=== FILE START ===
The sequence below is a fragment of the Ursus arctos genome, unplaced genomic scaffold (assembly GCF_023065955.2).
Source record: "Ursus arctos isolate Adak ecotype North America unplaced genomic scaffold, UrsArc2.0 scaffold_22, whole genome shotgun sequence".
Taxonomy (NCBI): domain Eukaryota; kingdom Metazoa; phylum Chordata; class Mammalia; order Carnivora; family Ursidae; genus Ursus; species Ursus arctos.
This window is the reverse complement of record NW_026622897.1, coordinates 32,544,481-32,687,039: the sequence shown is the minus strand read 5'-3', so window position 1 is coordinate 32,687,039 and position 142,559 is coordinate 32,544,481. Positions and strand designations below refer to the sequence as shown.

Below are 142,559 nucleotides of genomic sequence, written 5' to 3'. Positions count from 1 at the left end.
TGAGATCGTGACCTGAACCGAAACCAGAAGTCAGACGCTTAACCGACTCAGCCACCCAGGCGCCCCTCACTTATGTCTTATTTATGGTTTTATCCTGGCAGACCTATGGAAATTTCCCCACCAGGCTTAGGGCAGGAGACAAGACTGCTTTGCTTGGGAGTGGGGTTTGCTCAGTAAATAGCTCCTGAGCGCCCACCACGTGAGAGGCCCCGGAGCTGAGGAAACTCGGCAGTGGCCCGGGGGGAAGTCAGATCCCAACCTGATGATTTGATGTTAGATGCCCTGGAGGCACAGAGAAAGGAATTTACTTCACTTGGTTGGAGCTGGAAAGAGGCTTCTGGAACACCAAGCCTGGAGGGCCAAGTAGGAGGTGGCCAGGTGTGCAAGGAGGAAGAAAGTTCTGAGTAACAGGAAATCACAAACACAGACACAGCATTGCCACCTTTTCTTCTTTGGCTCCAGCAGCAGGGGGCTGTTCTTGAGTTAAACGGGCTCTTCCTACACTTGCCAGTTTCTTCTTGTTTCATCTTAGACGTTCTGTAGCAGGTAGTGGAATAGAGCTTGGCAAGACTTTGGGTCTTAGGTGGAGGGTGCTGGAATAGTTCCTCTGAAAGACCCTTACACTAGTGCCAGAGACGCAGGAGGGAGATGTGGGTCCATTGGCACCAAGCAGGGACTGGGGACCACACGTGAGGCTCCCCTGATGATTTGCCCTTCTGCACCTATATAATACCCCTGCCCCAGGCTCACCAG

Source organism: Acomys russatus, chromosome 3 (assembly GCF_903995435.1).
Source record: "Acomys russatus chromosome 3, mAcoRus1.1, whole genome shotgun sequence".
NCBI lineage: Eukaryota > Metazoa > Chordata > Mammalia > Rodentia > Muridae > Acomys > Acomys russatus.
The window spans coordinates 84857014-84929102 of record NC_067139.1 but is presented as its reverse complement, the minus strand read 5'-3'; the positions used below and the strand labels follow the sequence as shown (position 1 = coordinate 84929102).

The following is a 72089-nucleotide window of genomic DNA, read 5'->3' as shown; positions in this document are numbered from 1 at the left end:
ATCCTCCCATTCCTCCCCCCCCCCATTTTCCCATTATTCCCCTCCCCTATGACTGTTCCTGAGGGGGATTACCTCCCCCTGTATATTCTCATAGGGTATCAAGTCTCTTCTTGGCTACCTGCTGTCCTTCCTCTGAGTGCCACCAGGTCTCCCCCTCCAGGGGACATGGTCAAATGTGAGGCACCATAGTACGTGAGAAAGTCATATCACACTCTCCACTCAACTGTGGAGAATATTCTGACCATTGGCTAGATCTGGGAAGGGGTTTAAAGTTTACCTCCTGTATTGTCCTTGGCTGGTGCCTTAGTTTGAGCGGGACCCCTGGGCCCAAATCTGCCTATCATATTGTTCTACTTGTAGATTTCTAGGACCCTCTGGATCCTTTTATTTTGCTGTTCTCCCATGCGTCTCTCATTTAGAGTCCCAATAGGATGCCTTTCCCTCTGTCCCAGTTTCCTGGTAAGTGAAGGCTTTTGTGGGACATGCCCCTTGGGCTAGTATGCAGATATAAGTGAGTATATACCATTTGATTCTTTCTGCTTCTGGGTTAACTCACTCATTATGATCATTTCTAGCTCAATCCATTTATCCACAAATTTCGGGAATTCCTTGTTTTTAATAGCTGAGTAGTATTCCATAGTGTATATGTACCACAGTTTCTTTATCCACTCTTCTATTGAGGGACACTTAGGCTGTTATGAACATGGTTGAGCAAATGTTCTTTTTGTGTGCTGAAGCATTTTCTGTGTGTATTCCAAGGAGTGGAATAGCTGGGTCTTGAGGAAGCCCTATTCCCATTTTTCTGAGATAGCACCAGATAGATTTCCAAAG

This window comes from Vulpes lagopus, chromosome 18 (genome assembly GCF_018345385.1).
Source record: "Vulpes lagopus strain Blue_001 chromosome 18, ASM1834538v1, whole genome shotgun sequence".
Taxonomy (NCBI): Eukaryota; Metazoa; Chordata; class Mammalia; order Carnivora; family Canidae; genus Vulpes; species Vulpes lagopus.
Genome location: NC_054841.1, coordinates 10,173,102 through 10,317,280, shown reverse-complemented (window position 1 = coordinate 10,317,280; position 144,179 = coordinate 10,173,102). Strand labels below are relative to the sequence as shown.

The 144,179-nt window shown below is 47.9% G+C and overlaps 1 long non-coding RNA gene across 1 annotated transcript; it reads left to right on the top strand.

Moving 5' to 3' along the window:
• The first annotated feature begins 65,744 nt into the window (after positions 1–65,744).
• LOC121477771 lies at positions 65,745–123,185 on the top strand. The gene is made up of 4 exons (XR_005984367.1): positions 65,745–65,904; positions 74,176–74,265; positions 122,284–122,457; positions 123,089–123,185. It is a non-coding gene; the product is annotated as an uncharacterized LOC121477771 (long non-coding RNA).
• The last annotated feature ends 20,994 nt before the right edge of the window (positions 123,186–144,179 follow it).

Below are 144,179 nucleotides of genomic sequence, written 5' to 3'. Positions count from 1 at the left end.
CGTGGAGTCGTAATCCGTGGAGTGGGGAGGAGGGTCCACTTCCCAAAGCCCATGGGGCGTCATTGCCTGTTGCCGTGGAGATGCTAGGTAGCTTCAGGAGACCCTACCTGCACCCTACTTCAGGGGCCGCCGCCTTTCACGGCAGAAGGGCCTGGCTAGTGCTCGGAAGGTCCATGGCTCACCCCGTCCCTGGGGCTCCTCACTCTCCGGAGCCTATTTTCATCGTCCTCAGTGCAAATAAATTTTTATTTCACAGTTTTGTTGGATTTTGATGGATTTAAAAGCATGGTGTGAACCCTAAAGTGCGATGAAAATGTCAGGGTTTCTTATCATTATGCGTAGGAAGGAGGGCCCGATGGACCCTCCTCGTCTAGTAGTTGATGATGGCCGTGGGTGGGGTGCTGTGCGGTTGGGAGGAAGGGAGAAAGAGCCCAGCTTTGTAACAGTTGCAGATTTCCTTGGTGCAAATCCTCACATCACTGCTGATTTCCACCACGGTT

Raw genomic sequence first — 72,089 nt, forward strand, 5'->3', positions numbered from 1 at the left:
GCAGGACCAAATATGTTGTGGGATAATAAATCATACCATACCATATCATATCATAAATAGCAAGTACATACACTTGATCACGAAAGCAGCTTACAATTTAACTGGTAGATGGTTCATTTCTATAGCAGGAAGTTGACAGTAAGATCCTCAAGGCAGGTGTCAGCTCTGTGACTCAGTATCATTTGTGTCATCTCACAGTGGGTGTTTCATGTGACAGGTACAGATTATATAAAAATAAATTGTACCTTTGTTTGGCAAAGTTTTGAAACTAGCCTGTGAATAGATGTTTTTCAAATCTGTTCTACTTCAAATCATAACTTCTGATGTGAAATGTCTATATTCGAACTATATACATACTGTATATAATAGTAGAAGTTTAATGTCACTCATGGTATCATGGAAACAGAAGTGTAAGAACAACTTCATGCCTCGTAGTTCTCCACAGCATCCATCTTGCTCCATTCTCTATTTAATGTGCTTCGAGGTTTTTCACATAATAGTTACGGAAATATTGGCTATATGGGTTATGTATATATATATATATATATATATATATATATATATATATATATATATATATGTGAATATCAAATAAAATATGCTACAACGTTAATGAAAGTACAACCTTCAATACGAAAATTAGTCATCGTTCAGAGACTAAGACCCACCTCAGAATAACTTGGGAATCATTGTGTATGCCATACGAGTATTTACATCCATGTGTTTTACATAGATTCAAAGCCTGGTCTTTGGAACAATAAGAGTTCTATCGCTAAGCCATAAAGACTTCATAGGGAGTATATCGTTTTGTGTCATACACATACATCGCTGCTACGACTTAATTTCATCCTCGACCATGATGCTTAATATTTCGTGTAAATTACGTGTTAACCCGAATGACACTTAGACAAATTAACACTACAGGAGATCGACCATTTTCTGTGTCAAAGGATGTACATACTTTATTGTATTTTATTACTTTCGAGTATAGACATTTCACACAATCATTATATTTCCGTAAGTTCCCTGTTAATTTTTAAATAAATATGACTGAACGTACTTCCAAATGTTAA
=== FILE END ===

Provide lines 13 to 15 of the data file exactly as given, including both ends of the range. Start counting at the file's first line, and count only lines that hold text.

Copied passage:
This window comes from Vulpes lagopus, chromosome 18 (genome assembly GCF_018345385.1).
Source record: "Vulpes lagopus strain Blue_001 chromosome 18, ASM1834538v1, whole genome shotgun sequence".
Taxonomy (NCBI): Eukaryota; Metazoa; Chordata; class Mammalia; order Carnivora; family Canidae; genus Vulpes; species Vulpes lagopus.